Washington, 16 October 1996 (RFE/RL) -- U.S. Defense Secretary William Perry today started a three-day visit to Moscow for talks with Russian Defense Minister Igor Rodionov and a meeting with members of the Russian parliament.
Reuters news agency says Perry told reporters who flew to Moscow with him that a Russian refusal to approve the START-2 international nuclear arms reduction treaty would cost Moscow and Washington thousand of millions of dollars and would not delay enlargement of NATO to Central and Eastern Europe.
START-2 was signed by the Washington and Moscow three years ago. The US Senate ratified the treaty in January and the Russian parliament is expected to vote on it later this year. Perry is scheduled to meet tomorrow with members of the foreign, defense and security committees of the Duma.
Before leaving Washington yesterday, Perry said he hoped to encourage Russian parliamentary ratification of the treaty, which aims to reduce current levels of strategic nuclear forces by about two-thirds, leaving the United States and Russia each retaining about 3,000 to 3,500 warheads.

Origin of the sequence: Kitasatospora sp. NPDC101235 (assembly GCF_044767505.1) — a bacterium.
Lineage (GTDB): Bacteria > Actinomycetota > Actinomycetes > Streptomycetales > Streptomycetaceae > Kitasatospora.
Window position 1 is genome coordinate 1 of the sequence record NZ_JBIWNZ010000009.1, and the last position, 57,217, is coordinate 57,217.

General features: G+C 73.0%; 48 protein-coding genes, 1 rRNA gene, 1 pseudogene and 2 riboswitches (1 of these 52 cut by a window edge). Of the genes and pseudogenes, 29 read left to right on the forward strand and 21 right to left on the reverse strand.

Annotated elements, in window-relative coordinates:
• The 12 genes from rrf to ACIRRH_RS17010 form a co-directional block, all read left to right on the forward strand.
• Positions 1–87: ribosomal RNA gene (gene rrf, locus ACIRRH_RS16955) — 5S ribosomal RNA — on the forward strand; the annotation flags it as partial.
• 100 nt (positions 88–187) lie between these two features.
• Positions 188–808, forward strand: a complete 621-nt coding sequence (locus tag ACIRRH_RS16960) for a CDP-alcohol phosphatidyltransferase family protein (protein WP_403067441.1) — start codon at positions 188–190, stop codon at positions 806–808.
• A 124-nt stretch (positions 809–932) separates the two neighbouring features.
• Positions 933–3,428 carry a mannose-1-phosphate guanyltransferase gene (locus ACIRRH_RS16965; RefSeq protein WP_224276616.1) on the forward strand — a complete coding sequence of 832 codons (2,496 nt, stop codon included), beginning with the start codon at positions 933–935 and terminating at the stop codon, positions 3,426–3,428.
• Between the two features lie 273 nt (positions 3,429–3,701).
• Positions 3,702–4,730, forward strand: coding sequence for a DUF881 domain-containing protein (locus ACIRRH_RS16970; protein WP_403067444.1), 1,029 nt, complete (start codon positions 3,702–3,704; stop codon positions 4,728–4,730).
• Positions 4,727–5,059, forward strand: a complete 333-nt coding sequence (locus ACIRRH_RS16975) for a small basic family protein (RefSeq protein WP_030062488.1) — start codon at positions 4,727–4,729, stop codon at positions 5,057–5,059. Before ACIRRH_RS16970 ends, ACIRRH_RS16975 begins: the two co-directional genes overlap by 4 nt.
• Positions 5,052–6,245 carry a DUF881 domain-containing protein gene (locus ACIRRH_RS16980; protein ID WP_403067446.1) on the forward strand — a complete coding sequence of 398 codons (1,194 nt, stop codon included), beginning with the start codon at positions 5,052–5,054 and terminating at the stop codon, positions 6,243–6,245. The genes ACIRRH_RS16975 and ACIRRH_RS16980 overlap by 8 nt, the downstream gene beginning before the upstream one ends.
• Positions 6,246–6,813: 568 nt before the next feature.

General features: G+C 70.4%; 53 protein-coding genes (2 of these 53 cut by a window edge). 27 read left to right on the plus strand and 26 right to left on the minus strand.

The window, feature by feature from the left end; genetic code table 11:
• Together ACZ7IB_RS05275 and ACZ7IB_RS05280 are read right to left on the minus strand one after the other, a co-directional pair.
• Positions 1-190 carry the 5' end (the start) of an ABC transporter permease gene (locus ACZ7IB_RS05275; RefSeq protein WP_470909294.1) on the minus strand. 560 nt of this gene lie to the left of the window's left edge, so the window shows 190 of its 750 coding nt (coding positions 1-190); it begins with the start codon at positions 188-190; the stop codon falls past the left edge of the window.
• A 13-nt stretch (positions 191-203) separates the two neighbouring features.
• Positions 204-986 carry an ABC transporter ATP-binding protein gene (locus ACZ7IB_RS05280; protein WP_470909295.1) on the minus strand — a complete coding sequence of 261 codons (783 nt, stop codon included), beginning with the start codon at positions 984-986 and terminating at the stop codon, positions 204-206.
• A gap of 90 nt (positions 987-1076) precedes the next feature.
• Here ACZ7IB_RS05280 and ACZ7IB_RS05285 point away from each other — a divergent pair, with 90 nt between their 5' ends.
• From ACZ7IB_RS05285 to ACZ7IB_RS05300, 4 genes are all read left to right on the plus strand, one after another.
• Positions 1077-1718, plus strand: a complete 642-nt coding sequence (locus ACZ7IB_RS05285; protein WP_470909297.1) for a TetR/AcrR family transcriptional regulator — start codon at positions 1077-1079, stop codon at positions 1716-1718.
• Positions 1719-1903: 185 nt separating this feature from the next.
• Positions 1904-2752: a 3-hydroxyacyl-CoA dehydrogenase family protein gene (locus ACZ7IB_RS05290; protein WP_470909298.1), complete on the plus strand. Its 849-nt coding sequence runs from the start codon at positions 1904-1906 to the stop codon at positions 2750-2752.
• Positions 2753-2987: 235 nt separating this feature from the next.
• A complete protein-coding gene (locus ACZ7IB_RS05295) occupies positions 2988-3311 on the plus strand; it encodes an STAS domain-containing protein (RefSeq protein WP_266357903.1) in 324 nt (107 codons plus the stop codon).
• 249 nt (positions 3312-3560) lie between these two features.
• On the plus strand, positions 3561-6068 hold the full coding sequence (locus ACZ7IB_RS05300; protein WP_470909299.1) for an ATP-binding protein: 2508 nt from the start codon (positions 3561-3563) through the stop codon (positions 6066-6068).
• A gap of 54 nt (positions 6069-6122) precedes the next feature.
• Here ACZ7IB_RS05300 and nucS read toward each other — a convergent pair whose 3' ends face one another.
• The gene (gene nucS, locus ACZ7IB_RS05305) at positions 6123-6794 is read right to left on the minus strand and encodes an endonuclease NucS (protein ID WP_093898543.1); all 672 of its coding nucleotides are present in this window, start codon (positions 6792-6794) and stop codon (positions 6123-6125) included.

Perry said rejection of START-2 would cost the United States and Russia more to maintain strategic nuclear weapons at current levels than to further reduce the two countries' Cold War stockpile under the treaty.
"There certainly are shutdown costs with closing down a missile program," he said.
He added that in the United States, the dismantling cost is measured in several hundred millions of dollars, but the estimated savings from the START treaty are measured in thousands of millions.
Perry, who is due to hold talks with Rodionov today and tomorrow, also said that Washington will not allow the Duma to use START-2 as a bargaining chip to keep NATO from expanding eastward.
Perry is being accompanied by three key U.S. senators who sponsored U.S. legislation aimed at helping former Soviet states reduce nuclear weapon stockpiles.